Applying direct

dave330idave330i Posts: 2,091Member ■■■■■■■■■■
For those of you advocating to bypass the recruiters and apply direct to the company, have you actually succeeded? There are multiple reason why a company prefers to hire through a 3rd party recruiting company vs. hiring direct. Just curious to see if anyone got hired direct for the same position offered by a recruiter.
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Comments

  • DojiscalperDojiscalper Posts: 266Member ■■□□□□□□□□
    In my job search I'm finding companies either use a 3rd party or they don't and so far its been pretty hard to find the direct hire positions in the midst
    of all the recruiter's posting on every career site local and national. I've even searched using google maps to find companies and look at their websites careers section. When searching the dense industrial/commercial areas near me it takes hours to go a few miles and I find maybe 1-2 companies with
    the type of IT position I'm looking for. There must be a better way.
  • scaredoftestsscaredoftests Security +, ITIL Foundation, MPT, EPO, ACAS, HTL behind youPosts: 2,687Mod Mod
    Yes, I have. Look carefully at the ads and you can start to tell the difference.
    Never let your fear decide your fate....
  • DoubleNNsDoubleNNs Posts: 2,013Member ■■■■■□□□□□
    How do you do the research and figure out which companies are worth applying to? (Let's say if you apply through the company website or directly to internal recruiter/hiring manager)

    Finding companies worth applying to (or worth responding to for an interview request) has lately been the hardest part of the application process.
    Goals for 2018:
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  • Legacy UserLegacy User Posts: 0Unregistered / Not Logged In ■□□□□□□□□□
    I haven't been hired but I was contacted when applying direct. A few months prior a recruiter contacted me and told me about the company name. He was super excited said he'll submit me and get back to me, got no reply back. A couple of months after I seen the company advertising so I applied direct with the same resume and got a call back the same day.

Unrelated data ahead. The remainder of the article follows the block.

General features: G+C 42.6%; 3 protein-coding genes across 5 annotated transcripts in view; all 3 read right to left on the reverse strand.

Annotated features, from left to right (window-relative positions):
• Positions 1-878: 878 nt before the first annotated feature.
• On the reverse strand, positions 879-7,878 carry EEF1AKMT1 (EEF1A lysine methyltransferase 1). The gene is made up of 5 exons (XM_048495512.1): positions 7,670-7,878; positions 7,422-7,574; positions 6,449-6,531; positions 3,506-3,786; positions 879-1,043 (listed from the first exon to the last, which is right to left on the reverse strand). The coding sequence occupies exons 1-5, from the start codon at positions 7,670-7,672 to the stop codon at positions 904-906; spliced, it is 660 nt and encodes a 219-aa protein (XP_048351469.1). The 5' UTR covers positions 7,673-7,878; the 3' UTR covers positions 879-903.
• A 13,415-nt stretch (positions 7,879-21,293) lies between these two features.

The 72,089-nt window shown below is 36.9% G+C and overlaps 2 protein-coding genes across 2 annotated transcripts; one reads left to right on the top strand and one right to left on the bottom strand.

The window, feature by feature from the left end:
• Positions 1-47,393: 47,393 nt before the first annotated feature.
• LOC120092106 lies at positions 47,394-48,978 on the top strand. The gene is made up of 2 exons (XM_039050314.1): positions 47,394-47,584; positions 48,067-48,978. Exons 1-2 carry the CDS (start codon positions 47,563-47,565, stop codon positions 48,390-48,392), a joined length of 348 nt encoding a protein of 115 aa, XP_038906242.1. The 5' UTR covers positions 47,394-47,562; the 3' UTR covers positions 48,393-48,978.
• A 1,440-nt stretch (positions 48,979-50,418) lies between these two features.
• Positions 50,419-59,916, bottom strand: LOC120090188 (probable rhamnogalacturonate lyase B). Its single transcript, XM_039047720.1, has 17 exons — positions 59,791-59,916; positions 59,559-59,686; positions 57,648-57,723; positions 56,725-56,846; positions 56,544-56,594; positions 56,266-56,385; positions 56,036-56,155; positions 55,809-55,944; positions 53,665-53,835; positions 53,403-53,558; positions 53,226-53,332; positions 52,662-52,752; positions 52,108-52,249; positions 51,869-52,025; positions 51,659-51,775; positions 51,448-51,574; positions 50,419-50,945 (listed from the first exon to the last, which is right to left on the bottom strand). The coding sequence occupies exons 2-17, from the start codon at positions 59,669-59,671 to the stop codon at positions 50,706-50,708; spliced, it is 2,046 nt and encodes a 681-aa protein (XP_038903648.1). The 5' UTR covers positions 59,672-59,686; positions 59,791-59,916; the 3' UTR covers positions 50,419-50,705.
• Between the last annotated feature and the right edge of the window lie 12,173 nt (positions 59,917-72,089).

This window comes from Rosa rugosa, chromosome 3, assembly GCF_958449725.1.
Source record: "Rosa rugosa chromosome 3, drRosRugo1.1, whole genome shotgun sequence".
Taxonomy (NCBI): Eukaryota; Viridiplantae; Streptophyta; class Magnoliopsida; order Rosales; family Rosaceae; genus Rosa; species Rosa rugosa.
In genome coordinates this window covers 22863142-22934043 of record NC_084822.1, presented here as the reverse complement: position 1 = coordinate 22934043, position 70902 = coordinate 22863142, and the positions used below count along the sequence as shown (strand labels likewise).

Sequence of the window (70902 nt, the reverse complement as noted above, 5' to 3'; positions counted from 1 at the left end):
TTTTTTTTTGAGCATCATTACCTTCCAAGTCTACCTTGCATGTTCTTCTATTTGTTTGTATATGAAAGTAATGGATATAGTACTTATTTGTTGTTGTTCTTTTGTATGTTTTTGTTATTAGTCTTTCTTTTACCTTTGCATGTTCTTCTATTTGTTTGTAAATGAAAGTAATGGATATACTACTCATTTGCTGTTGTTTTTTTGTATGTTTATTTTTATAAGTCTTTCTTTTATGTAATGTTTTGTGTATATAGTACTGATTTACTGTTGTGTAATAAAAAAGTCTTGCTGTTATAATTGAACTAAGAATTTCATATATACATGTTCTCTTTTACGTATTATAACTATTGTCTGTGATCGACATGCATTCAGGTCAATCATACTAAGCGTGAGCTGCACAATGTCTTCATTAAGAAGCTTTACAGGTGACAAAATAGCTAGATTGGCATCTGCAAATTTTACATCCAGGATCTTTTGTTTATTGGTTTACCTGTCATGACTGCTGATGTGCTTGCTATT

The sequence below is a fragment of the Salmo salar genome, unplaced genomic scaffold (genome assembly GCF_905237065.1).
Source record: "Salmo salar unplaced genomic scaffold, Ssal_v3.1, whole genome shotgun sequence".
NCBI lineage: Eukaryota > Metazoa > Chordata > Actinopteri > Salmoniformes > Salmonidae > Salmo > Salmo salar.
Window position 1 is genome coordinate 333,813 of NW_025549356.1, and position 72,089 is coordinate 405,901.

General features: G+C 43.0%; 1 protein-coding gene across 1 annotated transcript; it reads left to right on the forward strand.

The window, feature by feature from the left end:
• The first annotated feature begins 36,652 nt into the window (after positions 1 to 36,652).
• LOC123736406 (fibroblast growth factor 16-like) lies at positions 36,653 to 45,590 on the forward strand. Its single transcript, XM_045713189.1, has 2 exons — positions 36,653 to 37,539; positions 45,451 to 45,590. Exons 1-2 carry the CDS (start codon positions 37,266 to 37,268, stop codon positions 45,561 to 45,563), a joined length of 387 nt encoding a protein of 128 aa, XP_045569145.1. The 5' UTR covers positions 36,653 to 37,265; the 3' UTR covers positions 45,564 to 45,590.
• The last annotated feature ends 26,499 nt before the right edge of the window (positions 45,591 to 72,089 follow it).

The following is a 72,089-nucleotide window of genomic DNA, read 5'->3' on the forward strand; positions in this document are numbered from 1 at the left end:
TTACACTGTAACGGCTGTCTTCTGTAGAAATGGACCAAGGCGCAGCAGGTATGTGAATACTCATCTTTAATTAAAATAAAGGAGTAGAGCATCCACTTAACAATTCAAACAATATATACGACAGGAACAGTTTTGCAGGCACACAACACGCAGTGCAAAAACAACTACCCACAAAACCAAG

• dave330idave330i Posts: 2,091Member ■■■■■■■■■■
    Yes, I have. Look carefully at the ads and you can start to tell the difference.

    Care to share some more details?

    What was the position?
    Size of the company?
    How much more did you get paid vs. recruiter offer?
    Tried with other companies?
    2018 Certification Goals: Maybe VMware Sales Cert
    "Simplify, then add lightness" -Colin Chapman
  • ThomasITguyThomasITguy Posts: 181Banned
    dmarcisco wrote: »
    I haven't been hired but I was contacted when applying direct. A few months prior a recruiter contacted me and told me about the company name. He was super excited said he'll submit me and get back to me, got no reply back. A couple of months after I seen the company advertising so I applied direct with the same resume and got a call back the same day.

    And that is the reason why we advocate going directly to the company..... It will get you a job!!!
    It's not about if you win or loose..... its how you play the game.
  • thomas_thomas_ CompTIA N+/S+/L+; CCNA R&S; CCNP R&S Posts: 861Member ■■■■■□□□□□
    DoubleNNs wrote: »
    Finding companies worth applying to (or worth responding to for an interview request) has lately been the hardest part of the application process.

    Lately I've been giving this a lot of thought and a bit of research. I think the only way to do this is research the different industry groups in your area and then start researching the companies that fit into those groups. Examples would be local, state, county, and federal entities, healthcare, universities, colleges, public school districts, finance/banking, hosting companies, MSPs, VARs, Fortune 100/500/1000, major tech companies, companies whose products you use, companies whose products you like, etc. Of course this takes a lot more work, but it might uncover more opportunities than just a search on dice or indeed(although you should include those in your search as well).
  • aderonaderon CISSP, CCNA:S, CCNA:R&S, AWS:CSA Assoc, Sec+, Lin+, A+, Net+, Proj+ Posts: 404Member ■■■■□□□□□□
    I'm about to change your guys lives lol. This is a job search engine that only pulls directly from company career pages:

    Job Search Engine | Jobs Direct from Companies | LinkUp.com

    It's pretty much the only thing I use anymore.
    2019 Certification/Degree Goals: AWS CSA Renewal (In Progress), M.S. Cybersecurity (In Progress), CCNA R&S Renewal (Not Started)
  • ThomasITguyThomasITguy Posts: 181Banned
    In my research I have found some IT jobs in cities like DC, TX, IL, and other major cities have recruiters... when you go into Law, education, state, federal, and county IT jobs you don't have any recruiters. It depends on the jobs. Most of the time you can apply directly to the job without the recruiter, other times you have to either know the name of the company, or go through the recruiter